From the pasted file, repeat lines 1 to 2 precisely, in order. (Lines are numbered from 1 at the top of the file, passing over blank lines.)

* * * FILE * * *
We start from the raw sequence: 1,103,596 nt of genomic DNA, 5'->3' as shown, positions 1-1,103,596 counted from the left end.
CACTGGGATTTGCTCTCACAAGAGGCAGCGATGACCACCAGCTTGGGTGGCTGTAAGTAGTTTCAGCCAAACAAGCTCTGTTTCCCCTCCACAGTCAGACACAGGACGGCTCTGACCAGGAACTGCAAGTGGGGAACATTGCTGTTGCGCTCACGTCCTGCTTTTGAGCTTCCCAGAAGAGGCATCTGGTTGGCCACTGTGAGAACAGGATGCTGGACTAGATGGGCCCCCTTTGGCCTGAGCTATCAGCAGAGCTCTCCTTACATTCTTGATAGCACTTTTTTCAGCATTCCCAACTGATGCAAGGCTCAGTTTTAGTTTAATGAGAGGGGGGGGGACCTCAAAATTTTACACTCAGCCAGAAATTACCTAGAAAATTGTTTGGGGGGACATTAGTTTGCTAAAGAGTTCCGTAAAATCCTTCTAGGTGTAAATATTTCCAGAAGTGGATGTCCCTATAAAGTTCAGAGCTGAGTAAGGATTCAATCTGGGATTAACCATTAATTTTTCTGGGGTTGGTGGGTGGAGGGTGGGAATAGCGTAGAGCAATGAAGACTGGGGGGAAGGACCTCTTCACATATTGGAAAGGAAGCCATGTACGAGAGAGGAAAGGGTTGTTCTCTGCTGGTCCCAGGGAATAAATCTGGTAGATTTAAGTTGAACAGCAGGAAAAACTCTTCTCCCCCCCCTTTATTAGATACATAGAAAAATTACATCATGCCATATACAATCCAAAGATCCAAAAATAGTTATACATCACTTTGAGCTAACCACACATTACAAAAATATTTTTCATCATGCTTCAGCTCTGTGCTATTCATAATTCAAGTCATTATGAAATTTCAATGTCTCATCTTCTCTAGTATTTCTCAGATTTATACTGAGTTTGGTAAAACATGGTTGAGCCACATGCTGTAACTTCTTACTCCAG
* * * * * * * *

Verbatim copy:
We start from the raw sequence: 1,103,596 nt of genomic DNA, 5'->3' as shown, positions 1-1,103,596 counted from the left end.
CACTGGGATTTGCTCTCACAAGAGGCAGCGATGACCACCAGCTTGGGTGGCTGTAAGTAGTTTCAGCCAAACAAGCTCTGTTTCCCCTCCACAGTCAGACACAGGACGGCTCTGACCAGGAACTGCAAGTGGGGAACATTGCTGTTGCGCTCACGTCCTGCTTTTGAGCTTCCCAGAAGAGGCATCTGGTTGGCCACTGTGAGAACAGGATGCTGGACTAGATGGGCCCCCTTTGGCCTGAGCTATCAGCAGAGCTCTCCTTACATTCTTGATAGCACTTTTTTCAGCATTCCCAACTGATGCAAGGCTCAGTTTTAGTTTAATGAGAGGGGGGGGGACCTCAAAATTTTACACTCAGCCAGAAATTACCTAGAAAATTGTTTGGGGGGACATTAGTTTGCTAAAGAGTTCCGTAAAATCCTTCTAGGTGTAAATATTTCCAGAAGTGGATGTCCCTATAAAGTTCAGAGCTGAGTAAGGATTCAATCTGGGATTAACCATTAATTTTTCTGGGGTTGGTGGGTGGAGGGTGGGAATAGCGTAGAGCAATGAAGACTGGGGGGAAGGACCTCTTCACATATTGGAAAGGAAGCCATGTACGAGAGAGGAAAGGGTTGTTCTCTGCTGGTCCCAGGGAATAAATCTGGTAGATTTAAGTTGAACAGCAGGAAAAACTCTTCTCCCCCCCCTTTATTAGATACATAGAAAAATTACATCATGCCATATACAATCCAAAGATCCAAAAATAGTTATACATCACTTTGAGCTAACCACACATTACAAAAATATTTTTCATCATGCTTCAGCTCTGTGCTATTCATAATTCAAGTCATTATGAAATTTCAATGTCTCATCTTCTCTAGTATTTCTCAGATTTATACTGAGTTTGGTAAAACATGGTTGAGCCACATGCTGTAACTTCTTACTCCAG